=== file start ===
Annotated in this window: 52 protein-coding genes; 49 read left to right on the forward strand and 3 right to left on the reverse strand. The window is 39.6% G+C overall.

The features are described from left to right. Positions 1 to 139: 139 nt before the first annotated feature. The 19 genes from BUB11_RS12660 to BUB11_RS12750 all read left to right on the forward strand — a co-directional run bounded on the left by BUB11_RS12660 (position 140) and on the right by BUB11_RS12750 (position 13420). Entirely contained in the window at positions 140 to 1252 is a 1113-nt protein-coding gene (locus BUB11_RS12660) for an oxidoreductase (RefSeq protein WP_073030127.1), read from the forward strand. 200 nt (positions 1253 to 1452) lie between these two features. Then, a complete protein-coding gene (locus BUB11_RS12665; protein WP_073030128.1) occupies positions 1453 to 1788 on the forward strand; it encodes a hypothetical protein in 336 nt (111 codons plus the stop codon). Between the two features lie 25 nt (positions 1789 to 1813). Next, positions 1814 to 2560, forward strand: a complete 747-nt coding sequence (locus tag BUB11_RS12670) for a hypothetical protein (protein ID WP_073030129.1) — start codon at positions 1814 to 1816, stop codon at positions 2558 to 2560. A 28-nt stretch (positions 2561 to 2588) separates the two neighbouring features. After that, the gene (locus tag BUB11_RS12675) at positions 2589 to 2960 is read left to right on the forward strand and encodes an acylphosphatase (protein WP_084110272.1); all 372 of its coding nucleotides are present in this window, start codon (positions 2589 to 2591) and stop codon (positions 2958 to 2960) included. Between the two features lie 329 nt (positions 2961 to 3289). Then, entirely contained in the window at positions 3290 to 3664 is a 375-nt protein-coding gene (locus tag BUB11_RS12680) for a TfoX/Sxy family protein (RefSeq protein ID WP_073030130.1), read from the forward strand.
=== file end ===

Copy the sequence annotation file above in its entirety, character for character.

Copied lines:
Annotated in this window: 52 protein-coding genes; 49 read left to right on the forward strand and 3 right to left on the reverse strand. The window is 39.6% G+C overall.

The features are described from left to right. Positions 1 to 139: 139 nt before the first annotated feature. The 19 genes from BUB11_RS12660 to BUB11_RS12750 all read left to right on the forward strand — a co-directional run bounded on the left by BUB11_RS12660 (position 140) and on the right by BUB11_RS12750 (position 13420). Entirely contained in the window at positions 140 to 1252 is a 1113-nt protein-coding gene (locus BUB11_RS12660) for an oxidoreductase (RefSeq protein WP_073030127.1), read from the forward strand. 200 nt (positions 1253 to 1452) lie between these two features. Then, a complete protein-coding gene (locus BUB11_RS12665; protein WP_073030128.1) occupies positions 1453 to 1788 on the forward strand; it encodes a hypothetical protein in 336 nt (111 codons plus the stop codon). Between the two features lie 25 nt (positions 1789 to 1813). Next, positions 1814 to 2560, forward strand: a complete 747-nt coding sequence (locus tag BUB11_RS12670) for a hypothetical protein (protein ID WP_073030129.1) — start codon at positions 1814 to 1816, stop codon at positions 2558 to 2560. A 28-nt stretch (positions 2561 to 2588) separates the two neighbouring features. After that, the gene (locus tag BUB11_RS12675) at positions 2589 to 2960 is read left to right on the forward strand and encodes an acylphosphatase (protein WP_084110272.1); all 372 of its coding nucleotides are present in this window, start codon (positions 2589 to 2591) and stop codon (positions 2958 to 2960) included. Between the two features lie 329 nt (positions 2961 to 3289). Then, entirely contained in the window at positions 3290 to 3664 is a 375-nt protein-coding gene (locus tag BUB11_RS12680) for a TfoX/Sxy family protein (RefSeq protein ID WP_073030130.1), read from the forward strand.